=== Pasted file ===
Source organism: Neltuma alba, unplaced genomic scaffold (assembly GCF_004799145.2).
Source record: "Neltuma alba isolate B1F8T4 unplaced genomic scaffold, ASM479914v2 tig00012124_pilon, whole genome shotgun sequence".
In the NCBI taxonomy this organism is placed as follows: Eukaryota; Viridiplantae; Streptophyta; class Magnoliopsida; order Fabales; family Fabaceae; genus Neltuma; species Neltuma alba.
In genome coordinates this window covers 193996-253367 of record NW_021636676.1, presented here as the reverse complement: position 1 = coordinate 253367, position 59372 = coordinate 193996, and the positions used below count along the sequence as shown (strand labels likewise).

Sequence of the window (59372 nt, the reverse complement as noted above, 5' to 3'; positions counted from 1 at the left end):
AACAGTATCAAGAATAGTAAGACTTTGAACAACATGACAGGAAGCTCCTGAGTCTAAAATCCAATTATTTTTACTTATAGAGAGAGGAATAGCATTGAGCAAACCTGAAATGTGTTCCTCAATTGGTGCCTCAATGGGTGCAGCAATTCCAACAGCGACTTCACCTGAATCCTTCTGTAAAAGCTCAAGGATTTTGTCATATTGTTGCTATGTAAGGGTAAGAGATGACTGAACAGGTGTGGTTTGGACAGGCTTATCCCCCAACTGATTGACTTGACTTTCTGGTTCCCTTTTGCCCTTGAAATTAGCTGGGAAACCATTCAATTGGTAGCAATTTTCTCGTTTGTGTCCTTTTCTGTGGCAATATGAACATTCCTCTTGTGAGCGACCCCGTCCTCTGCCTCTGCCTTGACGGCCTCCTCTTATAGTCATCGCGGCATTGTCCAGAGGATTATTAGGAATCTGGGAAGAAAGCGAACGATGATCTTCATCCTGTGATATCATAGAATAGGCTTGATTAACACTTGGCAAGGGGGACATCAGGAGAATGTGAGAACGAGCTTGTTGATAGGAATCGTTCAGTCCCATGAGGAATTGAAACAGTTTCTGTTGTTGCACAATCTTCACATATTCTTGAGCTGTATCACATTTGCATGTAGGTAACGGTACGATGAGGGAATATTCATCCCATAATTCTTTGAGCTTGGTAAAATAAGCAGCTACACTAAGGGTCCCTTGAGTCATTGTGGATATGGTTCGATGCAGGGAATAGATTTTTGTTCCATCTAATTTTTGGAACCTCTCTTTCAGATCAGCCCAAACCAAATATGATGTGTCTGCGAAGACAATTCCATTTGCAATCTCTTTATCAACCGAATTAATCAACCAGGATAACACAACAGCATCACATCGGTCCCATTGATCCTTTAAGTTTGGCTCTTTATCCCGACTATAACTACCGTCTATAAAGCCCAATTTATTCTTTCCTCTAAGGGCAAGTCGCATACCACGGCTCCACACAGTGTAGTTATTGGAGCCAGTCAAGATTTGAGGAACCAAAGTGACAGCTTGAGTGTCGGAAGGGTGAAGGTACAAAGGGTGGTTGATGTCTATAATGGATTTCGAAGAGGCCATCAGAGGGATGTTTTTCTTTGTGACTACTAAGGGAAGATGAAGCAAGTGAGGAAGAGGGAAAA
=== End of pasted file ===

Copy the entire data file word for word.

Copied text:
Source organism: Neltuma alba, unplaced genomic scaffold (assembly GCF_004799145.2).
Source record: "Neltuma alba isolate B1F8T4 unplaced genomic scaffold, ASM479914v2 tig00012124_pilon, whole genome shotgun sequence".
In the NCBI taxonomy this organism is placed as follows: Eukaryota; Viridiplantae; Streptophyta; class Magnoliopsida; order Fabales; family Fabaceae; genus Neltuma; species Neltuma alba.
In genome coordinates this window covers 193996-253367 of record NW_021636676.1, presented here as the reverse complement: position 1 = coordinate 253367, position 59372 = coordinate 193996, and the positions used below count along the sequence as shown (strand labels likewise).

Sequence of the window (59372 nt, the reverse complement as noted above, 5' to 3'; positions counted from 1 at the left end):
AACAGTATCAAGAATAGTAAGACTTTGAACAACATGACAGGAAGCTCCTGAGTCTAAAATCCAATTATTTTTACTTATAGAGAGAGGAATAGCATTGAGCAAACCTGAAATGTGTTCCTCAATTGGTGCCTCAATGGGTGCAGCAATTCCAACAGCGACTTCACCTGAATCCTTCTGTAAAAGCTCAAGGATTTTGTCATATTGTTGCTATGTAAGGGTAAGAGATGACTGAACAGGTGTGGTTTGGACAGGCTTATCCCCCAACTGATTGACTTGACTTTCTGGTTCCCTTTTGCCCTTGAAATTAGCTGGGAAACCATTCAATTGGTAGCAATTTTCTCGTTTGTGTCCTTTTCTGTGGCAATATGAACATTCCTCTTGTGAGCGACCCCGTCCTCTGCCTCTGCCTTGACGGCCTCCTCTTATAGTCATCGCGGCATTGTCCAGAGGATTATTAGGAATCTGGGAAGAAAGCGAACGATGATCTTCATCCTGTGATATCATAGAATAGGCTTGATTAACACTTGGCAAGGGGGACATCAGGAGAATGTGAGAACGAGCTTGTTGATAGGAATCGTTCAGTCCCATGAGGAATTGAAACAGTTTCTGTTGTTGCACAATCTTCACATATTCTTGAGCTGTATCACATTTGCATGTAGGTAACGGTACGATGAGGGAATATTCATCCCATAATTCTTTGAGCTTGGTAAAATAAGCAGCTACACTAAGGGTCCCTTGAGTCATTGTGGATATGGTTCGATGCAGGGAATAGATTTTTGTTCCATCTAATTTTTGGAACCTCTCTTTCAGATCAGCCCAAACCAAATATGATGTGTCTGCGAAGACAATTCCATTTGCAATCTCTTTATCAACCGAATTAATCAACCAGGATAACACAACAGCATCACATCGGTCCCATTGATCCTTTAAGTTTGGCTCTTTATCCCGACTATAACTACCGTCTATAAAGCCCAATTTATTCTTTCCTCTAAGGGCAAGTCGCATACCACGGCTCCACACAGTGTAGTTATTGGAGCCAGTCAAGATTTGAGGAACCAAAGTGACAGCTTGAGTGTCGGAAGGGTGAAGGTACAAAGGGTGGTTGATGTCTATAATGGATTTCGAAGAGGCCATCAGAGGGATGTTTTTCTTTGTGACTACTAAGGGAAGATGAAGCAAGTGAGGAAGAGGGAAAA